A number of the Justices appeared interested in an alternative possibility raised by the defendant—a “forced” entry of judgment over the plaintiff’s objection. In her dissent in Genesis Healthcare Corp. v. Symczyk, Justice Kagan argued that a finding of mootness is improper in the context of an “unaccepted” offer of judgment because—in at least some courts—a mootness holding might mean that a plaintiff’s claim is dismissed for lack of jurisdiction and the plaintiff does not receive the individual relief specified in the offer of judgment. But other courts have said that the consequence of a plaintiff’s failure to “say yes”—i.e., to accept an offer of complete relief—is that the court should enter an order on the terms specified in the offer of judgment and then bring the case to a close. Such a judgment would not be a judgment on the merits—because nothing was adjudicated—and therefore would not have preclusive effect, but it would give a plaintiff a judicial entitlement to the relief offered by the defendant.
Does the fact that the plaintiff wants to represent a class matter?
Comparatively less attention was paid to the second question presented: It seems that many (though certainly not all) of the Justices think that whether the plaintiff has brought a putative class action makes no difference. Of course, the realities of class action litigation surfaced throughout the argument. For example, Justice Alito asked whether “this is a case where the class action attorneys are going to get a lot and the members of the class are going to get virtually nothing?” And the Chief Justice pointed out that “[t]his is all about class certification”—apparently meaning that the named plaintiff’s central reason for rejecting the offer of judgment was solely so that he could attempt to pursue a class action lawsuit. Justice Breyer similarly asked whether, if a named plaintiff receives full payment for his individual claims, “[t]he only thing that’s left is [that] you’d like, says the plaintiff, class certification, or at least the lawyer would.”
On a related note, Chief Justice Roberts pressed the Assistant Solicitor General on whether a plaintiff who receives an offer of judgment for full relief of his claims would be an adequate class representative. The lawyer acknowledged that “I think that’s [a] hard [question],” ultimately suggesting that “[a plaintiff] who says, I’ll just accept my money and drop the interests of the class, . . . you wonder whether that … plaintiff is actually a good adequate representative.” But in my view, that answer simply underscores that the only interest such a plaintiff is pressing is one that might affect other people, rather than the plaintiff himself or herself in a concrete and personal way.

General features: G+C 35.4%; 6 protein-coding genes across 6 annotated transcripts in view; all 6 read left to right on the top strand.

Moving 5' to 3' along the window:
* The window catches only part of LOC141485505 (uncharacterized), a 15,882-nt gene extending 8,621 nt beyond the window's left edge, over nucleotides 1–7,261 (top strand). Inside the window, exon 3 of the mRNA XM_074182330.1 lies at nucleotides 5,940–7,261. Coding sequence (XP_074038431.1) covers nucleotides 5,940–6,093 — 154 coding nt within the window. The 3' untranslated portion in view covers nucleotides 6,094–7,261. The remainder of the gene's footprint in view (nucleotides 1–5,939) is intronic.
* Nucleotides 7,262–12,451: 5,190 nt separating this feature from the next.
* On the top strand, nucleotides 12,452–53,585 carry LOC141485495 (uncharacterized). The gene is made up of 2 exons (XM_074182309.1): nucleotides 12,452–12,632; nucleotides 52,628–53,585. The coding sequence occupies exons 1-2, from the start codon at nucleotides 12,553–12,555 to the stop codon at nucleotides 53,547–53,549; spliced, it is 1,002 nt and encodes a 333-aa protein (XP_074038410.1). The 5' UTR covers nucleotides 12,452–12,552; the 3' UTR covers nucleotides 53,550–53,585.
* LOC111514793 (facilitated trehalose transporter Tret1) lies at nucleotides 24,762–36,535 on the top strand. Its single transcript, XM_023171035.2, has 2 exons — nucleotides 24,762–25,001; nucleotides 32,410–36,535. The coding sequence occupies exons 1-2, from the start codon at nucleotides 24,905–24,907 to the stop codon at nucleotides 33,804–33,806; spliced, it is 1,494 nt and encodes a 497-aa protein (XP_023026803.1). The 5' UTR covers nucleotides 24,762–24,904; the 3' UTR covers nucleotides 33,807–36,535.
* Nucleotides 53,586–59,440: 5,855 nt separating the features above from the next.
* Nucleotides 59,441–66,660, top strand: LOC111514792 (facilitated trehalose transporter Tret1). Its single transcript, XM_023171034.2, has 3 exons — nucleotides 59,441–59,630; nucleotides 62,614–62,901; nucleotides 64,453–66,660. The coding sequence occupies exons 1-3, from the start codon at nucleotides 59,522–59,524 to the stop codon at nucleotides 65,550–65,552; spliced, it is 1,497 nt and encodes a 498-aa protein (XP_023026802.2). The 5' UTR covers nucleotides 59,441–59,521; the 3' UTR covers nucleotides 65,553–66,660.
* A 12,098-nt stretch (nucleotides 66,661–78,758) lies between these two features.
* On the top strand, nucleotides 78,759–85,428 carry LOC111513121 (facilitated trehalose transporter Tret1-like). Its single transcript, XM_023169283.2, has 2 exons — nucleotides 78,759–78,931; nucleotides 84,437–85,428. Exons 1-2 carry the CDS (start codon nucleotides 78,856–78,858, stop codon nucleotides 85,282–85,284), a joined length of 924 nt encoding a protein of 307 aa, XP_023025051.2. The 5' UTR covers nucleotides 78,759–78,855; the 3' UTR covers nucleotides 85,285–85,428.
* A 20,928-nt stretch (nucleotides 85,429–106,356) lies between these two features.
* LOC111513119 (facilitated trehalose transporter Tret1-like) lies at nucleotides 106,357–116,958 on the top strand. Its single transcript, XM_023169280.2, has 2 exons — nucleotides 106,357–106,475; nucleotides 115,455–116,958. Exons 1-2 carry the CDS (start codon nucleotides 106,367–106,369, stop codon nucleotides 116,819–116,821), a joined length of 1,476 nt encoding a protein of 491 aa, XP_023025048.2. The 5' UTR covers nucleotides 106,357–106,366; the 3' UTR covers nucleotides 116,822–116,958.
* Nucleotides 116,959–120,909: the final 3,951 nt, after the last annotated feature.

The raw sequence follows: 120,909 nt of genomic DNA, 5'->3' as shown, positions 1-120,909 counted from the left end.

Predicting the outcome of Supreme Court cases from an oral argument is always risky, and I won’t try to do so here. But I did come away from the argument with some reactions:
- There was little in the way of argument by counsel for plaintiffs about whether the situation presented in Genesis Healthcare—collective actions under the FLSA—can be distinguished from class actions under Rule 23. Whether a meaningful distinction exists—and I do not think it does—is at the heart of the second question presented in this case.
- On the first question, the decision under review by the Ninth Circuit had adopted the views of Justice Kagan’s dissent in Genesis Healthcare nearly wholesale. Although the five Justices that formed the Genesis Healthcare majority decided that the mootness question had been waived in that case, given the Court’s flexibility in addressing considerations of waiver, it is fair to presume that those five Justices were not persuaded by Justice Kagan’s dissent. Nothing that took place at oral argument suggested that members of the Genesis Healthcare majority had any reason to depart from their prior analysis.
- If anything, the oral argument served to highlight that, when a defendant makes an offer of complete relief to a named plaintiff, the only remaining interests that the plaintiff possesses are (1) an abstract interest in obtaining an order from a court that has no additional practical significance; and (2) the hope of serving as the representative of a putative class. These are not the interests of ordinary people; they are the interests of lawyers. And the Supreme Court has (as it should) looked askance at assertions of Article III standing that are lawyer-driven rather than client-driven.
What will the Court do? We’ll know by next June (and probably sooner). In the meantime, defendants will doubtless look for ways to reduce the transaction costs of class action litigation by making offers of complete relief to named plaintiffs when it makes practical sense to do so.